June 09, 2020
10 AM - 12 PM
Webinar, United States

On June 9, 2020, the Financial Inclusion Program at IPA convened a global network of more than 60 researchers working on consumer protection and digital finance issues for the Launch Meeting of the Consumer Protection Research Initiative. This virtual meeting featured presentations by Initiative leadership Xavier Giné of the World Bank and Rafe Mazer of Innovations for Poverty Action, researcher presentations by Dani Madrid-Morales (University of Houston), Matthew Bird (Universidad del Pacifico) and Paolina Medina (Texas A&M), and moderated discussion groups on the topics below.

This interactive virtual meeting helped the team better understand researcher interest and solicit feedback on research priorities and innovative methods that will lead to improved market monitoring, improved customer experience, and expanded consumer choice in the initiative's priority markets. 


10:00 - 10:15 AM | What does the research tell us so far, and what are the knowledge gaps?

Xavier Giné, Lead Economist, Development Research Group, World Bank

Drawing from extensive knowledge in this space, this opening presentation provided an overview of the existing literature on consumer protection and the existing gaps in the evidence.

10:15 - 10:30 AM | How can research be most useful for in-country partners and protecting consumers?

Rafe Mazer, Initiative Director, Consumer Protection, Innovations for Poverty Action

How does the Consumer Protection Research Initiative aim to bridge the existing evidence gaps? How will IPA connect decision-makers in industry and government with researchers? In this presentation, Initiative Director, Rafe Mazer shared how the new Consumer Protection Research Initiative will aim to connect researchers and practitioners to address consumer risks.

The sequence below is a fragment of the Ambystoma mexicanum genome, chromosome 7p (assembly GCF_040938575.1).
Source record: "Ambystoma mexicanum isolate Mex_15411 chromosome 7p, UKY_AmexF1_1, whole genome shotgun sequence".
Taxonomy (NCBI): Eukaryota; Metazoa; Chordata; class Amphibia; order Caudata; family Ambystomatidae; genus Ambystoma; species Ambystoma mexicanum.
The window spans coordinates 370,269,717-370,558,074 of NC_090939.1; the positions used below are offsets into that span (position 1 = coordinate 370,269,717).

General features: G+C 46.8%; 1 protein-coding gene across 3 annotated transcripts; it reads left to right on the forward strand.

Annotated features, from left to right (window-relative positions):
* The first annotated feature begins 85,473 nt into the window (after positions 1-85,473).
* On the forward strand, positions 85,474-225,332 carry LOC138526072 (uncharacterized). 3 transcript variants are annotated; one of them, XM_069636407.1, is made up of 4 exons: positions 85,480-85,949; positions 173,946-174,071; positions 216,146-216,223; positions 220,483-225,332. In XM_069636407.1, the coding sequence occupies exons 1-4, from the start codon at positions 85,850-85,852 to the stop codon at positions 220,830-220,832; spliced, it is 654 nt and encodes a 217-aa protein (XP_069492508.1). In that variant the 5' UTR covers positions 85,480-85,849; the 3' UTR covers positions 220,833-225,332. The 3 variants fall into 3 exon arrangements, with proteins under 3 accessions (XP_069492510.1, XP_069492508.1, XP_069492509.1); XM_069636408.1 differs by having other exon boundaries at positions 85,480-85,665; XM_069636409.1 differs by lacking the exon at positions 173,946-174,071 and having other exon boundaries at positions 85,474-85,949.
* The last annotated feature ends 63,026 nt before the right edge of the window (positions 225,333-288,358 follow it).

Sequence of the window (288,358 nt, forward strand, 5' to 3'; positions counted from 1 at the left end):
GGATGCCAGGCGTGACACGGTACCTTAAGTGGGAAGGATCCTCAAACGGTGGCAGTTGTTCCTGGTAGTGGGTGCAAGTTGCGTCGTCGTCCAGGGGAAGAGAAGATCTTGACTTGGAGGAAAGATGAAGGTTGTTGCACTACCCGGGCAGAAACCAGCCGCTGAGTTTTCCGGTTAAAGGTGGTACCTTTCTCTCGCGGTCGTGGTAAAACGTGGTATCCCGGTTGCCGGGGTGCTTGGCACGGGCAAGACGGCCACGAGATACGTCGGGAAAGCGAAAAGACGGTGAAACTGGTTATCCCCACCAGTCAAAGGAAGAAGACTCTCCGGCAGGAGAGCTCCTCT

10:30 - 10:40 AM | Lightning talk: Social media and consumer voice

Dani Madrid-Morales, Assistant Professor, Jack J. Valenti School of Communication, University of Houston

Social media has dramatically changed the ways consumers and firms interact, and the growth of channels like Facebook and WhatsApp in emerging markets could yield important insights for consumer protection monitoring. Professor Dani Madrid-Morales shared insights and experiences in computational text analysis, machine learning, and other new methods, and what they could mean for consumer protection and financial inclusion.

10:40 - 10:50 AM | Lightning talk: Using trust to measure consumer sentiment

Matthew Bird, Professor, Universidad del Pacífico

Trust is an important component of increased use of financial services. But trust is also something that must be earned—and preserved. Exploring linkages between consumer protection, trust, and uptake of financial services is an important question to advance financial inclusion. Professor Matthew Bird presented on methods for measuring and rating trust, and how this demand-side data is being linked to new sources such as consumer complaint records from mobile network operators to yield insights into the experiences of digital finance users.